Love thy neighbour is a commandment that has been a traditional moot point for India since the time of Independence in 1947. India has had strained relations with its primary neighbours namely Pakistan and China and any improvements in relations has never enjoyed a sure footing and is fraught with complications. However, in a major attempt to revamp relations, Indian government is working on improving its relations with China steadily.
Historically, India and China have co-existed peacefully for almost 2000 years. Trade flourished between the two countries and The Silk Route was considered one of the most important trade routes in the world. There were major cultural exchanges including the spread of Buddhism from India to China. There have been accounts of Chinese travellers as early as fifth century AD such Fa-Hien who visited India during the Gupta period.
In a more modern day setting, when India became a republic in 1950, India signed diplomatic relations with People’s Republic of China. However, relations became tricky soon with Indian involvement in Tibet which China controlled forcibly by 1950. In order to appease China, India government assured that it had no political or territorial ambition in the region. the then Indian government was trying to build a highly Pan-Asia foreign policy post the second world war. In 1954, then Indian PM Pt.Jawaharlal Nehru signed the Panchshil treaty on Tibet based on Five principles of Peaceful Co-existence and was many considered only to be a soft measure with China. Eventually, in the late 1950s, the Dalai Lama, spiritual leader of the Tibetean people sought sanctuary in India at Dharamshala and refugees fled from Tibet to India.
Relations between the two countries soured with Indian claims in Aksai Chin region and China disputing the McMohan line in India’s north-eastern border. The tensions resulted in full-scale war in October of 1962 in which India lost territories in the North-east and Ladakh region prior to unilateral ceasefire almost a month later. Things took a further nosedive with increasing support of Pakistan by China and by 1965 Pakistan went to war with India backed by PRC and even roads connecting Pakistan and China were built on Indian territories and backed rebels in North-eastern region of India. Eventually, Sri Lanka intervened and both countries agreed to settle based on the proposals from Colombo. Diplomatic relations were at their lowest although not suspended in the 1970s with PRC indirectly supporting Pakistan in 1971 war with India which resulted in liberation of Bangladesh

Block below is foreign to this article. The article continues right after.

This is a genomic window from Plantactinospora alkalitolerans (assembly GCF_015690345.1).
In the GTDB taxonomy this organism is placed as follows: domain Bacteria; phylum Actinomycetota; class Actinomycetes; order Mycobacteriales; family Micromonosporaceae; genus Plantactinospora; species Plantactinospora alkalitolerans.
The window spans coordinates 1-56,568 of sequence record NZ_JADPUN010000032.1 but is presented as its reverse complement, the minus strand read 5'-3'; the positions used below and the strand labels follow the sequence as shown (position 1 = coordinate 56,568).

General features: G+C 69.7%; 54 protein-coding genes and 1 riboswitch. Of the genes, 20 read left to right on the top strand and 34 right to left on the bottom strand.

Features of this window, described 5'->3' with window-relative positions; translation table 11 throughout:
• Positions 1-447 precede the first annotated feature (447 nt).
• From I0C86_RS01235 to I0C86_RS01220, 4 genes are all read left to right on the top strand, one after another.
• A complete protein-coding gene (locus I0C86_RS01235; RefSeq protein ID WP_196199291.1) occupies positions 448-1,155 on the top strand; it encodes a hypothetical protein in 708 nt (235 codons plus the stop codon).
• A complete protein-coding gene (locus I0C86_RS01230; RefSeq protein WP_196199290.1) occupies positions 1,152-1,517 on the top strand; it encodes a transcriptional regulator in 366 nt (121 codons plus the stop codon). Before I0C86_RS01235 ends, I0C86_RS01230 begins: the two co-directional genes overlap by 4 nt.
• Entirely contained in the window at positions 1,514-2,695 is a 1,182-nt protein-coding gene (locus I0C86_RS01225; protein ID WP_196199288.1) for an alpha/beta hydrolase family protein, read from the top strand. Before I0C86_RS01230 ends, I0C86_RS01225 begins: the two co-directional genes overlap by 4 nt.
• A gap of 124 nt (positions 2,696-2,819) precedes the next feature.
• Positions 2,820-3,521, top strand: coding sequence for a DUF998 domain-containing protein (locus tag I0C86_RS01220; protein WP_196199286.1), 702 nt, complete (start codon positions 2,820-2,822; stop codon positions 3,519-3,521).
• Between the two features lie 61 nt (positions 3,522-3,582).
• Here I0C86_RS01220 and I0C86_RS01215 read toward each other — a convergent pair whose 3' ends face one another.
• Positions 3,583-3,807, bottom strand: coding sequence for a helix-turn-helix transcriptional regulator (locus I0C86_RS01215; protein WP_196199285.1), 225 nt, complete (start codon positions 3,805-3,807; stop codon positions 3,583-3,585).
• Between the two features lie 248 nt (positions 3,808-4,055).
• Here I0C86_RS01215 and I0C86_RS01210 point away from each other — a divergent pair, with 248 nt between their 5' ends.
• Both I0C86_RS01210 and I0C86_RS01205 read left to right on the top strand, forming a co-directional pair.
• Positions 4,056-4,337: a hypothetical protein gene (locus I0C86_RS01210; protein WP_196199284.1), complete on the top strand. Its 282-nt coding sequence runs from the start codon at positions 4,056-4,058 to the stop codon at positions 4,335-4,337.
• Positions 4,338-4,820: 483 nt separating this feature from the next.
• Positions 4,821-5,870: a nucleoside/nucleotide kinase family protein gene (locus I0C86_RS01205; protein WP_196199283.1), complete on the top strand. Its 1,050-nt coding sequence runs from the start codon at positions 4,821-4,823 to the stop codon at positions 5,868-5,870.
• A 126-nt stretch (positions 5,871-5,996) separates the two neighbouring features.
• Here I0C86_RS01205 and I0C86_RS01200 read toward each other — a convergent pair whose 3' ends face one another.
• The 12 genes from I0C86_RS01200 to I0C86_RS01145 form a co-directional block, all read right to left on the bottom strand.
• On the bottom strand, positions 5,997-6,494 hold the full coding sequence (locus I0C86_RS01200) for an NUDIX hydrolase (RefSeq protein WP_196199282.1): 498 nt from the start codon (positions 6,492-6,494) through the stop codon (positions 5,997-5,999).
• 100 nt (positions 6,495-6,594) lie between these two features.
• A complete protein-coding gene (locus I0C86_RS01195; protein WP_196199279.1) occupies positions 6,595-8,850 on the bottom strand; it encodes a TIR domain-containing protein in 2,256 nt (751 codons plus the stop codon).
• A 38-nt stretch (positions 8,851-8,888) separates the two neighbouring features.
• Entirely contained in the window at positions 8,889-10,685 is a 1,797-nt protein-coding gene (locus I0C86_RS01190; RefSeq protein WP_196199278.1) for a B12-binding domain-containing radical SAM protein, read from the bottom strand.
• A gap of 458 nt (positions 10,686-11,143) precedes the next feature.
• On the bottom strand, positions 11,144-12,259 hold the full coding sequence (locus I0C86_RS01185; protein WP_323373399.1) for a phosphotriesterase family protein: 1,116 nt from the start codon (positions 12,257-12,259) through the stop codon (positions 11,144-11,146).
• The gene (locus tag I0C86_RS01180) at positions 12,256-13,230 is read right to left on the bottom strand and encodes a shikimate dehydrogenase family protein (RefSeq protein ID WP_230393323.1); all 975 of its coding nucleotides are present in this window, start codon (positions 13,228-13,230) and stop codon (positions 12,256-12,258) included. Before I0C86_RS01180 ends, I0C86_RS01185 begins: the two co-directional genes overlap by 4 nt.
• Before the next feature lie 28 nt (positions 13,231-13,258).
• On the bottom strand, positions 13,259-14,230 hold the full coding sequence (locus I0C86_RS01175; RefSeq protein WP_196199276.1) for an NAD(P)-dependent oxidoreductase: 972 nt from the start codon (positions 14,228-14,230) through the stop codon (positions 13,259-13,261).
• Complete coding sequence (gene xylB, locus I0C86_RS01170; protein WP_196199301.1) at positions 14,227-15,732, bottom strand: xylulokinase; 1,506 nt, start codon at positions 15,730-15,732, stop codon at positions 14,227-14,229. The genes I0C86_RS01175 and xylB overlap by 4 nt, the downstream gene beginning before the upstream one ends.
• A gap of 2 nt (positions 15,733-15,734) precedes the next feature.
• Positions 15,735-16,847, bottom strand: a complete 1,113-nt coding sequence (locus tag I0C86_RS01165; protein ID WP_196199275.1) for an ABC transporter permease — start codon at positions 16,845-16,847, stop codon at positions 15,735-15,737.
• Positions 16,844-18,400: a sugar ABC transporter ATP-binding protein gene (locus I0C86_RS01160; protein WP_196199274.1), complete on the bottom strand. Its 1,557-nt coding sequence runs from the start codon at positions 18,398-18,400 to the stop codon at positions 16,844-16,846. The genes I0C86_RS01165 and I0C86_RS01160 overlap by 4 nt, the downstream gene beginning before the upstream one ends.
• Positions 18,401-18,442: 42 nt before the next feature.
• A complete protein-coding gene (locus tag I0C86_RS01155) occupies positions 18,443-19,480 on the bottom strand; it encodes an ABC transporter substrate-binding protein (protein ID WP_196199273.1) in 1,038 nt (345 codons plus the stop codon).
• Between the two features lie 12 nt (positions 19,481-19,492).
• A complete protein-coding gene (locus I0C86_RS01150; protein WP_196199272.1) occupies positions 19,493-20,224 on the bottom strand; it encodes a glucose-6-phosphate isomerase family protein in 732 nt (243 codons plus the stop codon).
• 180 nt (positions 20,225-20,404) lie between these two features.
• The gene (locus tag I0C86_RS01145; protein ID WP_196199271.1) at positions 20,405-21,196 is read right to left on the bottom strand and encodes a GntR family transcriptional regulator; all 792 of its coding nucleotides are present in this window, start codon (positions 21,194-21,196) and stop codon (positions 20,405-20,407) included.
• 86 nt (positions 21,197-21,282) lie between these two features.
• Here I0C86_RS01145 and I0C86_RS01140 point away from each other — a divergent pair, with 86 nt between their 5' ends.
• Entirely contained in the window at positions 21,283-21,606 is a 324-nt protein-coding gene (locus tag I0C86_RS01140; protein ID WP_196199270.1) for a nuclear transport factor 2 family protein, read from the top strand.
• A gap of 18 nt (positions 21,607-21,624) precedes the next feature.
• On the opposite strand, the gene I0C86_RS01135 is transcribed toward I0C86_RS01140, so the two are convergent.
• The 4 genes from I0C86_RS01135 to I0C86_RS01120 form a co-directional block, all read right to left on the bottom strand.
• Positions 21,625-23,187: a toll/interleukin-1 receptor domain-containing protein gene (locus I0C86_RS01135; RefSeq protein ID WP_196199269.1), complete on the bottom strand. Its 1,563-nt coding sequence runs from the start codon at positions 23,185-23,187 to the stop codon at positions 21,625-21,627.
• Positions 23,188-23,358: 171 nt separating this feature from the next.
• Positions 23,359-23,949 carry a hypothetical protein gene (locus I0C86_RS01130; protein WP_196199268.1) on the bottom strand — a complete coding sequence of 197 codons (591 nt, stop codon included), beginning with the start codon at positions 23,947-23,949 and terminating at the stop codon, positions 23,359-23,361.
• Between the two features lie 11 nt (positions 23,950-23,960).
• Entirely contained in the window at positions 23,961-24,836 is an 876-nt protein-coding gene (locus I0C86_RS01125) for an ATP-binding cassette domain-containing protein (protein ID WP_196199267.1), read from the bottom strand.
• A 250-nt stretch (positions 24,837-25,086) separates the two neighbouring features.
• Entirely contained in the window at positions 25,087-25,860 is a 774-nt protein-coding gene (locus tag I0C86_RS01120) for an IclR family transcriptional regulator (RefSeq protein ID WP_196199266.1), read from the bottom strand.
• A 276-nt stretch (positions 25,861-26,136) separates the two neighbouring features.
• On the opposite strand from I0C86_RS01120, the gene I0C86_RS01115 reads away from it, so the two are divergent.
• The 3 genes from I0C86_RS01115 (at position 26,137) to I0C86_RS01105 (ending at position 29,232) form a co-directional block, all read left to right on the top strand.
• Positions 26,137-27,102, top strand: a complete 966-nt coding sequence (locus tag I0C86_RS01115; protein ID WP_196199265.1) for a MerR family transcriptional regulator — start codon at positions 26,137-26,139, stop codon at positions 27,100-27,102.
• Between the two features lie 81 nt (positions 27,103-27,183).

In 1977, after Janata Dal government came to power, things began to look up as the Moraji Desai government made efforts to improve relations and Dr.Atal Behari Vajpayee made an important visit to Beijing as a part of the same. 1980s saw a few sporadic tensions along the Arunachal Pradesh border but overall situation improved and 1990s marked a solid upward trend but hit a roadblock with the 1998 Nuclear tests by India and China’s support towards Pakistan in 1999 Kargil war but at the same time moved towards resolving the conflict as well.
2000s marked a new era with bilateral visits by then Indian President K.R.Narayanan’s China visit in 2000 and Chinese Premier Wen Jiabao’s visit in 2005 that resulted in Sino-Indian trade pacts, cooperation in hi-tech industries. China had initially supported India’s bid for a permanent seat in UN Security Council but returned to a neutral position soon after. Wen Jiabao later visited India again in 2010 and agreed for cooperation during the BRICS summit in 2011. However, tensions escalated over Arunachal Pradesh which is recognized by both countries as part of their respective territory. Eventually, the relations saw an upswing when Chinese Premier Xi Jinping visited India in 2014 in which agreements were signed which saw a $20 billion investment over five years.
Most recently, Indian Prime Minister Modi visited China and met with Premier Xi Jinping. The visit included meeting with key leaders in China and bilateral agreements were signed between the two nations to improve trade relations. There were several proposals made on the border definition and conduct that has long bothered both nations without any significant resolution. The visit received a lot of international attention owing to the long running border dispute and increasing trade deficit between the two countries. Since both countries are major players in the politics of Asia, cordial relationship between the two is the key to stability in the region. With improving Indo-US relations, China might be getting irked with India. As tensions escalate in the South China Sea with US beginning to get involved as China demonstrates its increasing military power, India might be faced with a critical decision of siding with one of the countries. As no one knows the response to such a situation until a full scale conflict, it will be a waiting game to see if India takes a side or returns to its long standing and historical policy of non-alignment. Either response would be a landmark decision in its own way as that would lead to a very different phase in relationship with China and US as well.
Your valuable suggestions and feedback are most welcome. Please provide your comments here or mail us at email@example.com.